Leasing distribution should benefit from these acquisitions, assuming private equity continues to fund the growth and development of the businesses they have acquired, Picken believes. “However, many of the brokers that have been acquired were owner-managed businesses where the owner has become used to being out of the corporate environment; potentially being ‘reined in’ by their new environment will be a challenge to some. Having their business manipulated and integrated into a bigger structure where they no longer hold full control will challenge the speed of the strategic intent.”
Town describes the effect of acquisitions on leasing finance distribution and origination for the banks as relatively modest, at least in the short term. “However, those banks that have historically depended on the intermediary world may face new volume and return challenges as more broker volume is absorbed by new owners and competition intensifies for the remaining pool of acceptable transactions.”
He anticipates new origination models being developed to counter the threat of reduced volume. “Competition for volume – exacerbated by the entrance of fresh capital – will, and to a point already has, translated into compressed yields. It may also be translating into increased risk acceptance, but the proof of that will take time.
“A material slowdown in capital expenditure in the economy or an increase in insolvency levels will highlight some of the possible trends quite rapidly.”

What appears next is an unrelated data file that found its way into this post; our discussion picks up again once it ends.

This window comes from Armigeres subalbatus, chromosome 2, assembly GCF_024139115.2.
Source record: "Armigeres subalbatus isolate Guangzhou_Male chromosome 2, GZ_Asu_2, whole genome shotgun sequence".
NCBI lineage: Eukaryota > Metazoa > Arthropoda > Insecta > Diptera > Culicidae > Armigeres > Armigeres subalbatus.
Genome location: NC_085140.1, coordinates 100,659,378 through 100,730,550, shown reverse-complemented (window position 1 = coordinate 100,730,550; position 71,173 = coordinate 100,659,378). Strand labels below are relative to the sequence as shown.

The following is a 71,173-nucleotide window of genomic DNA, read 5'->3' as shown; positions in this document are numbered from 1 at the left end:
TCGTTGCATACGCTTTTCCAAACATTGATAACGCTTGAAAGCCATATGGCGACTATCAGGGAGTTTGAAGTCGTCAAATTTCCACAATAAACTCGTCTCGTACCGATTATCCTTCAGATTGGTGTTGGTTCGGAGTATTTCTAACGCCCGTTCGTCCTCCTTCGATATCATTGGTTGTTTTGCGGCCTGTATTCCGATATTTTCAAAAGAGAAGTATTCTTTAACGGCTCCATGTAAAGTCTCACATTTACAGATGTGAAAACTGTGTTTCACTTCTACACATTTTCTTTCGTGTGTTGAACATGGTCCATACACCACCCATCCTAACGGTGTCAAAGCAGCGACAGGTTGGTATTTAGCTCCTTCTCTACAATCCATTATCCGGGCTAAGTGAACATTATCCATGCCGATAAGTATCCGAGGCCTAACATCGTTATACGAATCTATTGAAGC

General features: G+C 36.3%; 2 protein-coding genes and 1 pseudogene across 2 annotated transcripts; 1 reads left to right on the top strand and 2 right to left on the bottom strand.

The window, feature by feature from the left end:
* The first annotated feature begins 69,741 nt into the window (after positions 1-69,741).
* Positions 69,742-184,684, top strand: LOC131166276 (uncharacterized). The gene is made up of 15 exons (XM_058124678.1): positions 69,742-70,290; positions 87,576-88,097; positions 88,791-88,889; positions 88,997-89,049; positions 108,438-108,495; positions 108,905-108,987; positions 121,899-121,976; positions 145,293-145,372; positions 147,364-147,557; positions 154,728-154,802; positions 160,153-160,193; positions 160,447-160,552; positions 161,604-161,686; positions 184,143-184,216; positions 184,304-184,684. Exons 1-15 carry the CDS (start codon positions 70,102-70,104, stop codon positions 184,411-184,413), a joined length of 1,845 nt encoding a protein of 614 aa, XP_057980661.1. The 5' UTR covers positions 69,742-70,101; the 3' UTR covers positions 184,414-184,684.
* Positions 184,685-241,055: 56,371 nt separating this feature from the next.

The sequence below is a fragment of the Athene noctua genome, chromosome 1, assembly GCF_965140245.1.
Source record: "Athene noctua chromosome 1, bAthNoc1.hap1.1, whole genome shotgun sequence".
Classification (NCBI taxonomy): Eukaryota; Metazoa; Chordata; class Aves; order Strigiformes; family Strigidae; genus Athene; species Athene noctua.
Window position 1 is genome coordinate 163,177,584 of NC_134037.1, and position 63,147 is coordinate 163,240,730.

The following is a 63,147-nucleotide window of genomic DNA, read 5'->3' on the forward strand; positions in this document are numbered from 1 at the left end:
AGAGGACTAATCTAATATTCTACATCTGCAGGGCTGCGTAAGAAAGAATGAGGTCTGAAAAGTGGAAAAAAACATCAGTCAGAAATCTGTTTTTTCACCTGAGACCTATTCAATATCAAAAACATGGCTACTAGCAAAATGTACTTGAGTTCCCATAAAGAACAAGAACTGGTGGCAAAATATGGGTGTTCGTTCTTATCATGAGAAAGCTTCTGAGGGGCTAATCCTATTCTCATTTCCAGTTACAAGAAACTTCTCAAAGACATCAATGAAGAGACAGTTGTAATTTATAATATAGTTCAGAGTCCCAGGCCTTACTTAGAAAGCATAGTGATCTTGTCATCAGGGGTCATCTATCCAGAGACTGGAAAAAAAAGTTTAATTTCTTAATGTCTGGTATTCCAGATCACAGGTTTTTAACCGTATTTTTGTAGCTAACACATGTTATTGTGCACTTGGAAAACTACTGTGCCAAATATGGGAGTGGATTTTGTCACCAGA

Bluestone Leasing managing director Vineesh Madaan reckons that acquisitions will not only reduce the level of business coming the way of the banks, but will also change the credit mix. “The individuals who created these businesses may find it challenging having someone to report to, as well as having to provide more information and hit certain milestones to achieve any future payouts. All of this will end up changing the business, applying pressures that were not there before, so in reality it will probably not be the same business as it was previously.”
Private equity firms have the advantage of being able to use highly leveraged buyouts, where the cost of debt has potentially provided a significant advantage compared to institutional investors, observes Roger Skinner, chief executive officer at Maxxia Group.
“This situation has changed significantly with the 2015 and 2016 Finance Acts, with substantial changes to the taxation of private equity returns,” he adds. “Nevertheless, there are offshore structures that mean they remain very effective and attractive.”
Just as the impact on banks will vary significantly depending on the corporate strategy, capital allocation, customer-management strategy and distribution model employed, so the impact of being acquired by a private equity firm will differ. “In the end, the business will – in all probability – be sold again, perhaps to an institution or another private equity house,” adds Skinner.
“This may not be an issue for the original shareholder, who may be able to exit on attractive terms, but this might not be the situation for other stakeholders who may find that they are not culturally and strategically aligned to the new owners.”